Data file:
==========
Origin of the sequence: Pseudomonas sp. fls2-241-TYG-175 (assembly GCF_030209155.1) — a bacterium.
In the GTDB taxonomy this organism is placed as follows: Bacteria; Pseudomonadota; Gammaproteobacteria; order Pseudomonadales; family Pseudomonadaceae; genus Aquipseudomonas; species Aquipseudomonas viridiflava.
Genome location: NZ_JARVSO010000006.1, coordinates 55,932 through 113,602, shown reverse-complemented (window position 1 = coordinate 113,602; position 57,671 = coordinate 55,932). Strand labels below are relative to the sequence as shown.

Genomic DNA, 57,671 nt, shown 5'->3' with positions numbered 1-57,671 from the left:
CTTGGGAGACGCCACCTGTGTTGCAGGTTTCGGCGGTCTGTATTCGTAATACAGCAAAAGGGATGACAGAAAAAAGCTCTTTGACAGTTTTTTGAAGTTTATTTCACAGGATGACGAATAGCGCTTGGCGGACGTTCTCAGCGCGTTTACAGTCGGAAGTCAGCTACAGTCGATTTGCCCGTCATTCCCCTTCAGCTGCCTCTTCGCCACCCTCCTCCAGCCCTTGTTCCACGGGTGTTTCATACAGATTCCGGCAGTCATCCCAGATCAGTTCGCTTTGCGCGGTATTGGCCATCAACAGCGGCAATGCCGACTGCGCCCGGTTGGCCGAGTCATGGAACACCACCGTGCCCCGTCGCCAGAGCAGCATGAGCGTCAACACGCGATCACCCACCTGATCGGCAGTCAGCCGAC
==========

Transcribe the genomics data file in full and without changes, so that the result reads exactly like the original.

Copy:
Origin of the sequence: Pseudomonas sp. fls2-241-TYG-175 (assembly GCF_030209155.1) — a bacterium.
In the GTDB taxonomy this organism is placed as follows: Bacteria; Pseudomonadota; Gammaproteobacteria; order Pseudomonadales; family Pseudomonadaceae; genus Aquipseudomonas; species Aquipseudomonas viridiflava.
Genome location: NZ_JARVSO010000006.1, coordinates 55,932 through 113,602, shown reverse-complemented (window position 1 = coordinate 113,602; position 57,671 = coordinate 55,932). Strand labels below are relative to the sequence as shown.

Genomic DNA, 57,671 nt, shown 5'->3' with positions numbered 1-57,671 from the left:
CTTGGGAGACGCCACCTGTGTTGCAGGTTTCGGCGGTCTGTATTCGTAATACAGCAAAAGGGATGACAGAAAAAAGCTCTTTGACAGTTTTTTGAAGTTTATTTCACAGGATGACGAATAGCGCTTGGCGGACGTTCTCAGCGCGTTTACAGTCGGAAGTCAGCTACAGTCGATTTGCCCGTCATTCCCCTTCAGCTGCCTCTTCGCCACCCTCCTCCAGCCCTTGTTCCACGGGTGTTTCATACAGATTCCGGCAGTCATCCCAGATCAGTTCGCTTTGCGCGGTATTGGCCATCAACAGCGGCAATGCCGACTGCGCCCGGTTGGCCGAGTCATGGAACACCACCGTGCCCCGTCGCCAGAGCAGCATGAGCGTCAACACGCGATCACCCACCTGATCGGCAGTCAGCCGAC